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Yanjun (Penny) Liao

Fellow

Resources for the Future

Biography

I am an applied microeconomist and Fellow at Resources for the Future. My current research focuses on issues of natural disaster risk management and climate adaptation. In ongoing projects, I investigate how flood risk and the design of flood insurance program affect housing markets, the mortgage system, and location decisions of households with different demographics. I have also studied the impacts of disasters on local government budgets, housing markets, and demographic changes. In a secondary research agenda, I examine consumer behavior regarding the adoption of clean technology in the electricity and transportation sector.

I was a postdoctoral fellow at the Wharton Risk Center during 2019-21. Before that, I earned my Ph.D. in economic from UC San Diego in 2019.

Click here for my full CV.

Interests

  • Climate adaptation
  • Natural disaster policy
  • Climate financial risk
  • Energy and transportation

Education

  • Ph.D. in Economics, 2019

    University of California, San Diego

  • B.A. in Economics, 2013

    University of Hong Kong

Research


Publications


“How Hurricanes Sweep Up Housing Markets: Evidence from Florida” with Joshua Graff Zivin and Yann PanassiĆ©. Journal of Environmental Economics and Management (2023), 118, 102770.


“Extreme Weather Events and Local Fiscal Responses: Evidence from U.S. Counties” with Qing Miao, Michael Abrigo, and Yilin Hou. Economics of Disasters and Climate Change (2022), 1-23.


“The Fiscal Impacts of Wildfires on California Municipalities” with Carolyn Kousky. Journal of the Association of Environmental and Resource Economists (2022), 9(3), 455-493.


“Extreme Weather and the Politics of Climate Change: a Study of Campaign Contributions and Elections” with Pablo Ruiz Junco. Journal of Environmental Economics and Management (2022), 111, 102550.


“Weather and the Decision to Go Solar: Evidence on Costly Cancellations” Journal of the Association of Environmental and Resource Economists (2020), 7(1), 1-33.


Working Papers


“Unpriced Climate Risk and the Potential Consequences of Overvaluation in U.S. Housing Markets” (with Jesse Gourevitch, Carolyn Kousky, Christoph Nolte, Adam Pollack, Jeremy Porter, and Joakim Weill)

  • Accepted at Nature Climate Change.

“Data Practices for Studying the Impacts of Environmental Amenities and Hazards with Nationwide Property Data” (with Christoph Nolte and others)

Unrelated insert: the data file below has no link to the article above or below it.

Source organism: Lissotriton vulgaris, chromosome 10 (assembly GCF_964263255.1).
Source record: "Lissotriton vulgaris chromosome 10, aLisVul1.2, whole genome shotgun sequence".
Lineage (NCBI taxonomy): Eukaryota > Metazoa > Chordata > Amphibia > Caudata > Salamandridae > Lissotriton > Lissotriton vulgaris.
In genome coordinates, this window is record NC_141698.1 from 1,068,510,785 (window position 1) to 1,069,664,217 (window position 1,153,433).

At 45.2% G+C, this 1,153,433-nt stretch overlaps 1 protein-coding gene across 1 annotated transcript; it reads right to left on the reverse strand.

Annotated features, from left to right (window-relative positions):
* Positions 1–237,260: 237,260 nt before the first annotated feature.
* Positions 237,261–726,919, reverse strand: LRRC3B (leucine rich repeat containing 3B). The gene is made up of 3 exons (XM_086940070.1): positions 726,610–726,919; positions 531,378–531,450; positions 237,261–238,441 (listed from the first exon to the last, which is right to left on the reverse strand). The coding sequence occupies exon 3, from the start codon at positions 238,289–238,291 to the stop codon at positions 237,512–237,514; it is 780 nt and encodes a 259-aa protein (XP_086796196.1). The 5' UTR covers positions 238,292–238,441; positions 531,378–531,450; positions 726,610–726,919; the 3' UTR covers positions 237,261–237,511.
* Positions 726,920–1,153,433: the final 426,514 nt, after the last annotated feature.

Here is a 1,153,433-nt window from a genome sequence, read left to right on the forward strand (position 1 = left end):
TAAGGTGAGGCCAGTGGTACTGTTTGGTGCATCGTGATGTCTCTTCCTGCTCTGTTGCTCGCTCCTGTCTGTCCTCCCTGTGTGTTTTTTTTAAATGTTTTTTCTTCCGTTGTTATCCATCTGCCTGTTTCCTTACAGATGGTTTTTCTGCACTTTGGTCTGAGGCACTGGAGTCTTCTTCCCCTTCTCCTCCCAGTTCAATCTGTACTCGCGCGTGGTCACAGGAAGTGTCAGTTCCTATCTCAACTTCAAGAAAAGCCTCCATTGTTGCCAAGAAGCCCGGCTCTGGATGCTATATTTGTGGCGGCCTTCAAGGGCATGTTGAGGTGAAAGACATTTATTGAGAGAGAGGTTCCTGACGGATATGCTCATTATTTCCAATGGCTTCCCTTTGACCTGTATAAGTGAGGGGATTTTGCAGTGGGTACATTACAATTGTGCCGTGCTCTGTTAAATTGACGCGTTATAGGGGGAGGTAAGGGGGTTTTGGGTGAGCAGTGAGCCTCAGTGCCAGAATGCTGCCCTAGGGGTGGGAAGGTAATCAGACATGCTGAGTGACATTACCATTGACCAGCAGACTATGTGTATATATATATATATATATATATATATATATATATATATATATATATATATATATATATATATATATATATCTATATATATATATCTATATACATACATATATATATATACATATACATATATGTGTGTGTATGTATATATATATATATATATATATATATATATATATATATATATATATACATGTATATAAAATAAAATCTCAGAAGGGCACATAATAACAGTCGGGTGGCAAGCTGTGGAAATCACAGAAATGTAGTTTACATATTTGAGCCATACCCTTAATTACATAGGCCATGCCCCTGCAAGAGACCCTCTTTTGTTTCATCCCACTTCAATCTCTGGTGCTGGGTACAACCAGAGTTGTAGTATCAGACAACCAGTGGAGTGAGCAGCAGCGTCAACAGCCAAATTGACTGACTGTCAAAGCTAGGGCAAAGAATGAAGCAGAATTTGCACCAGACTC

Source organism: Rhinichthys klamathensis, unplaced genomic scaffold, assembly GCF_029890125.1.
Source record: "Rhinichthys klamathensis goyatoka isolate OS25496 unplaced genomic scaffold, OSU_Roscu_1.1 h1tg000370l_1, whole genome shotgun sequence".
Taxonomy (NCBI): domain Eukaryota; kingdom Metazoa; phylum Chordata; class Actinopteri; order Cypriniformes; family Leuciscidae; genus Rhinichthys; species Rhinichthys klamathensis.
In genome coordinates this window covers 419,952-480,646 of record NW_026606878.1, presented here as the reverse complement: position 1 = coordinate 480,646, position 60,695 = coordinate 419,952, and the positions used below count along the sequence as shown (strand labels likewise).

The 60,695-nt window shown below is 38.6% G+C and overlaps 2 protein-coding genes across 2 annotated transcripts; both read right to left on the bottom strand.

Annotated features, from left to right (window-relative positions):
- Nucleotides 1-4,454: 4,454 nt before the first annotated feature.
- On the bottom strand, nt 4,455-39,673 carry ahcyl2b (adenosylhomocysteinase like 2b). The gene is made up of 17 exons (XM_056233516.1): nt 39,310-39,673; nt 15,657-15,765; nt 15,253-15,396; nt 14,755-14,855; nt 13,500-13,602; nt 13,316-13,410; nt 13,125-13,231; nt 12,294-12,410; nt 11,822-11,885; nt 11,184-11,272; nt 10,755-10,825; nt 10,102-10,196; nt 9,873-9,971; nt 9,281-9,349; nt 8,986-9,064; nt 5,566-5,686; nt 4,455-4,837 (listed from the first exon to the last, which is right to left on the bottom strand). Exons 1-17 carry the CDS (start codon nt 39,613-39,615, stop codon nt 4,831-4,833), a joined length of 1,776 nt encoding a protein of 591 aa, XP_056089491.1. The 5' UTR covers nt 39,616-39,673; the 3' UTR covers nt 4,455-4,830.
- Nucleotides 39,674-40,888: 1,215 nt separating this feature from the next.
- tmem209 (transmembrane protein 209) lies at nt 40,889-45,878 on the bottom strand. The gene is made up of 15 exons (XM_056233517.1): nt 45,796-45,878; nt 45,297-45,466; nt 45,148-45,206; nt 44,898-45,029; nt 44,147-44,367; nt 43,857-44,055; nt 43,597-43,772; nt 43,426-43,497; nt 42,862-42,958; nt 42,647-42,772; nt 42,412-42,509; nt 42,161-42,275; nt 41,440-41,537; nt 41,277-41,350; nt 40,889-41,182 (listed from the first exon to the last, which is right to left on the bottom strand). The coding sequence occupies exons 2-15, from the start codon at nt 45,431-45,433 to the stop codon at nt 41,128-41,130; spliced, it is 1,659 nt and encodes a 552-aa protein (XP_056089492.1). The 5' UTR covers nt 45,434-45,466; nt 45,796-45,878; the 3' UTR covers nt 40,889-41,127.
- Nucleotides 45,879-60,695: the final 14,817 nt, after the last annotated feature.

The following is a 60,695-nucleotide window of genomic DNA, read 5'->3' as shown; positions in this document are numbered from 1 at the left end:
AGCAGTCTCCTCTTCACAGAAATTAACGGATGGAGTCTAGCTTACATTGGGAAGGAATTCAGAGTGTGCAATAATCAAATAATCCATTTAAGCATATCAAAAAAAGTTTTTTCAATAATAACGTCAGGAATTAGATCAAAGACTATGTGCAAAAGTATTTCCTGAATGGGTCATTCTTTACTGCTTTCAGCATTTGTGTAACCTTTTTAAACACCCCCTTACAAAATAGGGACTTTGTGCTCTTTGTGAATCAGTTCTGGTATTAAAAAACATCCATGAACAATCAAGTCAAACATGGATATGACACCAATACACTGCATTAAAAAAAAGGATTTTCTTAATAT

• Revise and resubmit at Land Economics

“Flood Insurance Reforms, Housing Market Dynamics, and Adaptation to Climate Risks” (with Hannah Hennighausen, Adam Pollack, and Christoph Nolte)

  • Revise and resubmit at Journal of Housing Economics

“What’s at Stake? Understanding the Role of Home Equity in Flood Insurance Demand” (with Philip Mulder)


Work in Progress


“Can Removing Development Subsidies Promote Adaptation? The Coastal Barrier Resources System as a Natural Experiment”

  • Working paper coming soon.

“Negative Rebound: Fuel Economy Standards and Miles Traveled”


“Flood Risk Mapping: Is There a Blue-Lining Effect?"


Other Writing


RFF issue brief, Insurance Availability and Affordability under Increasing Wildfire Risk in California, with Margaret Walls, Matthew Wibbenmeyer, and Sophie Pesek (Nov. 30, 2022).

RFF explainer, Climate Finance 101, with Anne McDarris (Aug. 8, 2022).

RFF explainer, Climate Financial Risk 101, with Anne McDarris (June 2, 2022).


Teaching


Graduate Courses

  • ECON 281: Economics of the Environment (2016, 2017, Scripps Institute of Oceanography, UCSD)
    Co-instructor with Mark Jacobsen

  • GPEC 488: Environmental and Regulatory Economics (2017, School of Global Policy and Strategy, UCSD)
    Co-instructor with Joshua Graff Zivin

Undergraduate Courses

  • ECON 120A/B: Econometrics (2014-2019)
  • ECON 5: Data Analytics/Social Sciences (2018)
  • ECON 152: Public Economics (2018)
  • ECON 1: Principles of Microeconomics (2015, 2018)
    Teaching assistant at the Department of Economics, UCSD

Teaching Interests

  • Econometrics (R/Stata)
  • Economics of Climate Change
  • Environmental Economics

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